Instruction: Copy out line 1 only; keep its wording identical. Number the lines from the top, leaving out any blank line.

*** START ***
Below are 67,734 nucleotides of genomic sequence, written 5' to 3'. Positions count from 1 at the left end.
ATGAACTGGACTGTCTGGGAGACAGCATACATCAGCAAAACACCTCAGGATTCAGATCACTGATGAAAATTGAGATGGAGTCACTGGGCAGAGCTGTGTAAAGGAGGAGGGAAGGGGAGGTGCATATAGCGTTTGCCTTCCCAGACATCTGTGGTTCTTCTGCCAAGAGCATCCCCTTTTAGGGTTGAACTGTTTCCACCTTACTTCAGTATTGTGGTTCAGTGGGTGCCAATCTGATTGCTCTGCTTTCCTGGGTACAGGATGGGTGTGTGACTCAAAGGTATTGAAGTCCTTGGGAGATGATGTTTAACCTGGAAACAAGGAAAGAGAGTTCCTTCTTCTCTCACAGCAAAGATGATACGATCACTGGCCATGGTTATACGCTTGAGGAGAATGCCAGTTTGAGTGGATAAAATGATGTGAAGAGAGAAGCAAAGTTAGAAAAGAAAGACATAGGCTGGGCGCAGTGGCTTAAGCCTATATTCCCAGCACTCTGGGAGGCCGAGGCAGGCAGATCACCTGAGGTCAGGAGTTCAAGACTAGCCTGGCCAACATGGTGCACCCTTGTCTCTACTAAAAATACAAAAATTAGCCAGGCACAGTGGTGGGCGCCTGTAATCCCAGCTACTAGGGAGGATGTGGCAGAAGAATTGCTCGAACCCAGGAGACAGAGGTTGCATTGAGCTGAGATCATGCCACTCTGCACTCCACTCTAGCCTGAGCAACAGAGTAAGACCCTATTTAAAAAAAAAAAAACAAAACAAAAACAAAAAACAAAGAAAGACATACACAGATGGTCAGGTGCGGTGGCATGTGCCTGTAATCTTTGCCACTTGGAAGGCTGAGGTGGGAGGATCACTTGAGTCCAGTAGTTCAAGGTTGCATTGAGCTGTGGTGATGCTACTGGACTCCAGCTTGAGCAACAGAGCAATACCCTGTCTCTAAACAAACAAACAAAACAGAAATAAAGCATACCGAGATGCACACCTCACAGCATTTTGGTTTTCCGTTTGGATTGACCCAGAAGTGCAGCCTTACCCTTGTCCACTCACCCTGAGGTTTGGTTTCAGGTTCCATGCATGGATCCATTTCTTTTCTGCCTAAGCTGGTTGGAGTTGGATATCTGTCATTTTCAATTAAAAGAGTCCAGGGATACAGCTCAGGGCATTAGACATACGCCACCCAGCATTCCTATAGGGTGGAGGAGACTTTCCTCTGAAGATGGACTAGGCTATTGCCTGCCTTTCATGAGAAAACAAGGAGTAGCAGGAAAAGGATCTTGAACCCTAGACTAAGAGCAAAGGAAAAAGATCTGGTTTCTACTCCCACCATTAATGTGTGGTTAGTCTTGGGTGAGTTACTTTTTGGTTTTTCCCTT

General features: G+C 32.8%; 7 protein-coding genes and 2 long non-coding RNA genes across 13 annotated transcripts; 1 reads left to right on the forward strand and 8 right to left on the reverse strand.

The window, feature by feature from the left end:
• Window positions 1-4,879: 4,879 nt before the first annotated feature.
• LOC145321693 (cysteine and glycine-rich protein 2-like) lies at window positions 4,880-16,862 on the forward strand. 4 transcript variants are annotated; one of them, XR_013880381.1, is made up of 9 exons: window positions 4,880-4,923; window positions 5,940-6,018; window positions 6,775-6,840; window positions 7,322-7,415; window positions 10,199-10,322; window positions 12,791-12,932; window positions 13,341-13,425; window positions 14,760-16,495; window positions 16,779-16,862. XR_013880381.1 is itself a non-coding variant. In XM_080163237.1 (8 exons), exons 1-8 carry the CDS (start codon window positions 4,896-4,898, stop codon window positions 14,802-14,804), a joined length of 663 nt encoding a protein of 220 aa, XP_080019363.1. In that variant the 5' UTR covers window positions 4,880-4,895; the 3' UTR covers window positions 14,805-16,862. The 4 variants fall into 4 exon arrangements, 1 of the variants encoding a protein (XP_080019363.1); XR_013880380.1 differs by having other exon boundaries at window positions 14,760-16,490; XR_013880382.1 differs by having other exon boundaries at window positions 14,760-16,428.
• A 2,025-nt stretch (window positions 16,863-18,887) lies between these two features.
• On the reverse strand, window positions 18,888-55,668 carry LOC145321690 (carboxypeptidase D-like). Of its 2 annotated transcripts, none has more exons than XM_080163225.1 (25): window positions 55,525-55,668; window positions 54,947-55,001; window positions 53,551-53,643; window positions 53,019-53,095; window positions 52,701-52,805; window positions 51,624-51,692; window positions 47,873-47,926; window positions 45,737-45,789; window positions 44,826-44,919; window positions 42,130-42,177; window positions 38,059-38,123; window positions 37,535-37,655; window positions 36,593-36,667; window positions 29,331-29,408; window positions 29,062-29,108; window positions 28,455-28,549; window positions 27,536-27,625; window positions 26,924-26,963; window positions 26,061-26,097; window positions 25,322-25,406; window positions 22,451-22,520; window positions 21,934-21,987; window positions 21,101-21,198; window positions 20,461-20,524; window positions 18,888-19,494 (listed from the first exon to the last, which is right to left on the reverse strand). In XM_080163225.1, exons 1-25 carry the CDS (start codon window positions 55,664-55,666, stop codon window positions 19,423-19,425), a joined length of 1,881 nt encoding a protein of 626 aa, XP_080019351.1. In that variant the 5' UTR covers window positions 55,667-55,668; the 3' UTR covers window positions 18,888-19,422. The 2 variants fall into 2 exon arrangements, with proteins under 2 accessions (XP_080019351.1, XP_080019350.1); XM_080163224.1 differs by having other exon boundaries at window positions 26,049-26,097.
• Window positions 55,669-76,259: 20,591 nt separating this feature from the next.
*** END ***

Below are 67,734 nucleotides of genomic sequence, written 5' to 3'. Positions count from 1 at the left end.